Popular Italian café and bistro comes up trumps with a super-thick, tasty hot chocolate for ¥30. Best drunk on an empty stomach. Prepare for a sugar rush.
835 Huaihai Lu, near Maoming Lu, 5466 1765
Kakaw’s gorgeous offering is a mix of three Belgian chocolates. At ¥21, it’s one of the city’s best deals. Closed on Sundays.
Sweeter than coffee, smoother than tea and tastier than boring old shui, hot chocolate occupies a place all of its own in the hot beverage pantheon. Luckily Shanghai has plenty of ho-cho options. Here are 10 of the best:
1. Rosa Gallica
This attractive florist shop in the Ferguson Lane complex sells fresh blooms as well as house plants and floral paraphernalia.
Ferguson Lane, 376 Wukang Lu, near Tai'an Lu
2. Caojiadu Flower Market
Tucked away between high rises, this sprawling flower market stocks every imaginable flower, bouquet and receptacle.
1148 Changshou Lu, near Wanhangdu Lu
3. Au Nom de la Rose
This French Concession flower shop is a go-to for scented blooms.
A bouquet of flowers adds an instant hit of summer to your living room (and helps disguise those not-so-pleasant Shanghai smells wafting around at this time of year). There are plenty of florists and flower markets selling fresh blooms around the city, from chic boutiques to cheap-as-chips flower markets. Here are 10 we love.
1. See Shanghai in Miniature @ Urban Planning Exhibition Hall
If you still haven’t made it to this museum, set aside your next rainy day for a trip. It’s located inside the weird white up-ended spaceship in People’s Park, and is most famous for its amazing scale model of Shanghai that you can walk around on a series of raised platforms. The archive photos of Shanghai through the ages are also worth a look, and we particularly enjoyed steering a ship up the Huangpu on the special simulator.
With the advent of summer, Shanghai turns into an outdoor paradise of terraces and patios. But what about when the plum rains come? Here are six things to do indoors when the xiayu starts.
1. Chung Hwa Pencils: Every kid who has sat the gaokao knows about these pencils. Green and sleek, with a 2B lead for best performance, they are a snip at 1 RMB each. The pencils are made by the China First Pencil Company Ltd., which was indeed China’s first pencil company when it was started by Wu Gengmei in 1935.
China gets plenty of flak for ripping off foreign brands, but it has a history of classic names all of its own. Here are five of the most iconic, all of which hail from Shanghai.
1. Yao Chen
Find out what happens in the daily life of a Chinese actress. Yao Chen might not be the most famous, but Weibo loves her. She was the first user to top 1 million followers in February 2010.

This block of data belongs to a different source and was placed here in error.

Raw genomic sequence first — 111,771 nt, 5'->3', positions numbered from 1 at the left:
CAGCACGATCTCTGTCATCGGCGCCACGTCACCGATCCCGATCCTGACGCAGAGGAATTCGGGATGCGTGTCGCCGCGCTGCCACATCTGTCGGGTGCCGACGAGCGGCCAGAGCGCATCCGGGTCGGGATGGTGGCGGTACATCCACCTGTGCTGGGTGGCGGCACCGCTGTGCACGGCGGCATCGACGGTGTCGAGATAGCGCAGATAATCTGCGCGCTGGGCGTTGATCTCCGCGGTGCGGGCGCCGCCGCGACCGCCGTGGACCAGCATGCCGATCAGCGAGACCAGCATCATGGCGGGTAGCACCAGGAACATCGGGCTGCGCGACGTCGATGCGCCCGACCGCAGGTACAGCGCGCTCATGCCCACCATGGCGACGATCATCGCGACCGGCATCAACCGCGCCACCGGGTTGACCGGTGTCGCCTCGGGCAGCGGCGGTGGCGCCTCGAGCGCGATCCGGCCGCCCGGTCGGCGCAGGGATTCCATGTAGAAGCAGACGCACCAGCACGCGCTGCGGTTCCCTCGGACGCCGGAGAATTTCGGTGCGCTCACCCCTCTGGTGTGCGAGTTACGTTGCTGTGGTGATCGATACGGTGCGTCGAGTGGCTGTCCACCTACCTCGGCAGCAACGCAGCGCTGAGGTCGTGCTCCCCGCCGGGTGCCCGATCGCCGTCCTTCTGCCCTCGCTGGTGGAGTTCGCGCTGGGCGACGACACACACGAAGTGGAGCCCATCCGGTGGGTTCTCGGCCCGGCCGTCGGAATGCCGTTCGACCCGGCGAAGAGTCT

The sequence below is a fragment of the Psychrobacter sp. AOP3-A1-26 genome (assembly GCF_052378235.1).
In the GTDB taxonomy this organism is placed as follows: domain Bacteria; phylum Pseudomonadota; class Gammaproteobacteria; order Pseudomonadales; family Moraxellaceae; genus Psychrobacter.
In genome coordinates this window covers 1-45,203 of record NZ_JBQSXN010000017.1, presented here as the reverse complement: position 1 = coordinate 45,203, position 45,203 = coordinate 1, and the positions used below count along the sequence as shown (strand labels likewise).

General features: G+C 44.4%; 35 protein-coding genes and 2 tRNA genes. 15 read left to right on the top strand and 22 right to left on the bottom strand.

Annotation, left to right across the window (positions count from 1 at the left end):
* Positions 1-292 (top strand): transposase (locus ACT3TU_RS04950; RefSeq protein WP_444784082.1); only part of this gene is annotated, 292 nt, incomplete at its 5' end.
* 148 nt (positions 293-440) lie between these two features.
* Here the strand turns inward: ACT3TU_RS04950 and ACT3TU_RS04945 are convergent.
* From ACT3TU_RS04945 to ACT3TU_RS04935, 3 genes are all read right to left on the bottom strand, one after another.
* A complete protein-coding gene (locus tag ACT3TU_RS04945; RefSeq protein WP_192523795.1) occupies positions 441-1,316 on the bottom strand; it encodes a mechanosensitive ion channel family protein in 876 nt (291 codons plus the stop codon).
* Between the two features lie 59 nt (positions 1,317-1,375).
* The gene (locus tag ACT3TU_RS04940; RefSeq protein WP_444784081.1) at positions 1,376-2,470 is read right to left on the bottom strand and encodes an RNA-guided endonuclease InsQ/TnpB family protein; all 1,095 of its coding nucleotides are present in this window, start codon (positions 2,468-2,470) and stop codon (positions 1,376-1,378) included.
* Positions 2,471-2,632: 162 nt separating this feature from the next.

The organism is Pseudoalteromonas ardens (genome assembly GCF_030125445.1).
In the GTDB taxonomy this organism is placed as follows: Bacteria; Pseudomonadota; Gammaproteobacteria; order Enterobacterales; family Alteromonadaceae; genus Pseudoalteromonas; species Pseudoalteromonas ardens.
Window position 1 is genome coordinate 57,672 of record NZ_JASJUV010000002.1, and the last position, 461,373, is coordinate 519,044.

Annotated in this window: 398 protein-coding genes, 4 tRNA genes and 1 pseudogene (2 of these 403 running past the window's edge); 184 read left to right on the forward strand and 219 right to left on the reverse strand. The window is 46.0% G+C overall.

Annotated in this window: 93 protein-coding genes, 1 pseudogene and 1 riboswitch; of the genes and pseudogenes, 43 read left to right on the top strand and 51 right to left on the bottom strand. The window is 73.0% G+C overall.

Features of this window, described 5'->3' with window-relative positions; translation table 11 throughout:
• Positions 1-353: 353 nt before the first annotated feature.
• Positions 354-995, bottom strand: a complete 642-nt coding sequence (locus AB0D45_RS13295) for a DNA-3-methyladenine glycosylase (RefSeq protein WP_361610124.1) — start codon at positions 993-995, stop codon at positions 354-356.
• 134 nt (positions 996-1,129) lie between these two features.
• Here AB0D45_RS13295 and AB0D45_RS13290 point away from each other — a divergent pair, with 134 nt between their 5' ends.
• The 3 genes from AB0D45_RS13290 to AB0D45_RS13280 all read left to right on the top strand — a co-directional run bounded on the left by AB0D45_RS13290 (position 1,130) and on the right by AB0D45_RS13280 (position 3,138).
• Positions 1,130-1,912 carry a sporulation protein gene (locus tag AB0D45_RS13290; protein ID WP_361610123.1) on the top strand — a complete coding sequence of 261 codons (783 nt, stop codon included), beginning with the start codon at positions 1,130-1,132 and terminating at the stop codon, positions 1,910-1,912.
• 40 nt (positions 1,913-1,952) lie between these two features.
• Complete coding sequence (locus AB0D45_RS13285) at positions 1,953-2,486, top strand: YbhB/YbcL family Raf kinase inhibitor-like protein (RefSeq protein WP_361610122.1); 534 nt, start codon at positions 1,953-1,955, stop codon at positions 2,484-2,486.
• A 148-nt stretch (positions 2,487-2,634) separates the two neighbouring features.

2. Wang Jiayun
China’s answer to Twitter is getting bigger and bigger. Just like its forerunner, Sina Weibo is attracting celebrities, politicians, businesspeople and… attention seekers. Here’s a round-up of the best and weirdest (including a couple of names you will definitely recognize).
Every city has a set of bars that define its scene. For us, these are the bars that have defined Shanghai nightlife. If you have never been to them, get on it.
Bar Rouge Shanghai
You mean you haven't been here yet?
1. Anna Maya
This cute cafe on Taojiang Lu serves a great selection of vegetarian and vegan food in a retro setting.
The newest kid on the block, Kush is a tiny space with a strong sustainable focus, serving tasty Western and Asian dishes.
It's not easy being a vegetarian in Shanghai, but the good news is that the city now has a decent array of veggie and vegan restaurants, from Western-style cafes to Buddhist havens serving Chinese fare. Here are the five vegetarian restaurants we like best.
Mr Pancake House's pancakes
For a city so devoted to jian bing, Shanghai is suprisingly blessed when it comes to Western pancakes of the sweet variety. Here are five of our favorites restaurants in Shanghai to get western breakfast staple, pancakes.
This summer has brought a raft of great new restaurants and bars to Shanghai. Here are 10 of our favorites.
What is it: Three parts vodka, one part lemon juice and six parts tomato juice (plus all the tangy Tabasco, horseradish and pepper you can handle).
Where is it from: The Bloody Mary's origins are blurry (kinda like last night). The cocktail could be named after England's Queen Mary 1st, a Chicago barmaid, or the actress Mary Pickford.
Famous Bloody Mary fans: Ernest Hemingway, F. Scott Fitzgerald, and anyone who's ever had a hangover.